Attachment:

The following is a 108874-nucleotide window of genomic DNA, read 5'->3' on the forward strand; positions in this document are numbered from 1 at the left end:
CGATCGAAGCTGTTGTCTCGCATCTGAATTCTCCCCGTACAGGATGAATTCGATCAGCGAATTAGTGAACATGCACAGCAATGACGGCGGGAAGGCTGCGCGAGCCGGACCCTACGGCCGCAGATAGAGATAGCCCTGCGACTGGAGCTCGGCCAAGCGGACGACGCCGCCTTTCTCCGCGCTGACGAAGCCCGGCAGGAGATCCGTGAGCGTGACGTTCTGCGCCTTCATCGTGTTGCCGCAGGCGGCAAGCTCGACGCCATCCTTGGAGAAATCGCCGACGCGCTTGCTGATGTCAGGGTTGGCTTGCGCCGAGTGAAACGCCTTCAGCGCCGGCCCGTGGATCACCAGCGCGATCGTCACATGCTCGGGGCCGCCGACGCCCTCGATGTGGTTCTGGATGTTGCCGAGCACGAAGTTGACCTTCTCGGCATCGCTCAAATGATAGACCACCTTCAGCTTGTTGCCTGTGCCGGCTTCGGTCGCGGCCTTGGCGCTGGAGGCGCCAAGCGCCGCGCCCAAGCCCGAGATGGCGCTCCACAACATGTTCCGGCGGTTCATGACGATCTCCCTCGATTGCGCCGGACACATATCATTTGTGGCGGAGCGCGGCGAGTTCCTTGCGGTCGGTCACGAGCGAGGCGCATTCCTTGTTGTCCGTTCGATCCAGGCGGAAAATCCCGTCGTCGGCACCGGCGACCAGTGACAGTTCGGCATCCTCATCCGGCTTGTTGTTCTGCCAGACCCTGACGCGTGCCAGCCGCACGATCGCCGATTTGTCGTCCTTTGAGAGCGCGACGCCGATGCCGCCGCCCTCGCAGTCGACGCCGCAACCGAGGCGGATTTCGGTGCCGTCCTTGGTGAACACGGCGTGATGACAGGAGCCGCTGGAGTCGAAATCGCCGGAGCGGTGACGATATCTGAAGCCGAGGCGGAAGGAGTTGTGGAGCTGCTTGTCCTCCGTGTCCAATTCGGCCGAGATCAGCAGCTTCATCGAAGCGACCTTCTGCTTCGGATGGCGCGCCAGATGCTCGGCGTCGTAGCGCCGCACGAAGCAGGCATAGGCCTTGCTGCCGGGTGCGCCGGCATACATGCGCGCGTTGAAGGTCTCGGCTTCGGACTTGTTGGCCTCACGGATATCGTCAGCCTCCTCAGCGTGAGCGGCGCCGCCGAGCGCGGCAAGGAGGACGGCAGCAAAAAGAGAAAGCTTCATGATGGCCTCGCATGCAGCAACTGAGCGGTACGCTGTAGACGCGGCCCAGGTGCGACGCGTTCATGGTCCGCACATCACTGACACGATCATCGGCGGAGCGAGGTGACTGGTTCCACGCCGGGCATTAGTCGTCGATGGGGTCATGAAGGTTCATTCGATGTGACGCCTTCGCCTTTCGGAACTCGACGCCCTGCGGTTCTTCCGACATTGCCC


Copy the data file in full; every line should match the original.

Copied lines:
The following is a 108874-nucleotide window of genomic DNA, read 5'->3' on the forward strand; positions in this document are numbered from 1 at the left end:
CGATCGAAGCTGTTGTCTCGCATCTGAATTCTCCCCGTACAGGATGAATTCGATCAGCGAATTAGTGAACATGCACAGCAATGACGGCGGGAAGGCTGCGCGAGCCGGACCCTACGGCCGCAGATAGAGATAGCCCTGCGACTGGAGCTCGGCCAAGCGGACGACGCCGCCTTTCTCCGCGCTGACGAAGCCCGGCAGGAGATCCGTGAGCGTGACGTTCTGCGCCTTCATCGTGTTGCCGCAGGCGGCAAGCTCGACGCCATCCTTGGAGAAATCGCCGACGCGCTTGCTGATGTCAGGGTTGGCTTGCGCCGAGTGAAACGCCTTCAGCGCCGGCCCGTGGATCACCAGCGCGATCGTCACATGCTCGGGGCCGCCGACGCCCTCGATGTGGTTCTGGATGTTGCCGAGCACGAAGTTGACCTTCTCGGCATCGCTCAAATGATAGACCACCTTCAGCTTGTTGCCTGTGCCGGCTTCGGTCGCGGCCTTGGCGCTGGAGGCGCCAAGCGCCGCGCCCAAGCCCGAGATGGCGCTCCACAACATGTTCCGGCGGTTCATGACGATCTCCCTCGATTGCGCCGGACACATATCATTTGTGGCGGAGCGCGGCGAGTTCCTTGCGGTCGGTCACGAGCGAGGCGCATTCCTTGTTGTCCGTTCGATCCAGGCGGAAAATCCCGTCGTCGGCACCGGCGACCAGTGACAGTTCGGCATCCTCATCCGGCTTGTTGTTCTGCCAGACCCTGACGCGTGCCAGCCGCACGATCGCCGATTTGTCGTCCTTTGAGAGCGCGACGCCGATGCCGCCGCCCTCGCAGTCGACGCCGCAACCGAGGCGGATTTCGGTGCCGTCCTTGGTGAACACGGCGTGATGACAGGAGCCGCTGGAGTCGAAATCGCCGGAGCGGTGACGATATCTGAAGCCGAGGCGGAAGGAGTTGTGGAGCTGCTTGTCCTCCGTGTCCAATTCGGCCGAGATCAGCAGCTTCATCGAAGCGACCTTCTGCTTCGGATGGCGCGCCAGATGCTCGGCGTCGTAGCGCCGCACGAAGCAGGCATAGGCCTTGCTGCCGGGTGCGCCGGCATACATGCGCGCGTTGAAGGTCTCGGCTTCGGACTTGTTGGCCTCACGGATATCGTCAGCCTCCTCAGCGTGAGCGGCGCCGCCGAGCGCGGCAAGGAGGACGGCAGCAAAAAGAGAAAGCTTCATGATGGCCTCGCATGCAGCAACTGAGCGGTACGCTGTAGACGCGGCCCAGGTGCGACGCGTTCATGGTCCGCACATCACTGACACGATCATCGGCGGAGCGAGGTGACTGGTTCCACGCCGGGCATTAGTCGTCGATGGGGTCATGAAGGTTCATTCGATGTGACGCCTTCGCCTTTCGGAACTCGACGCCCTGCGGTTCTTCCGACATTGCCC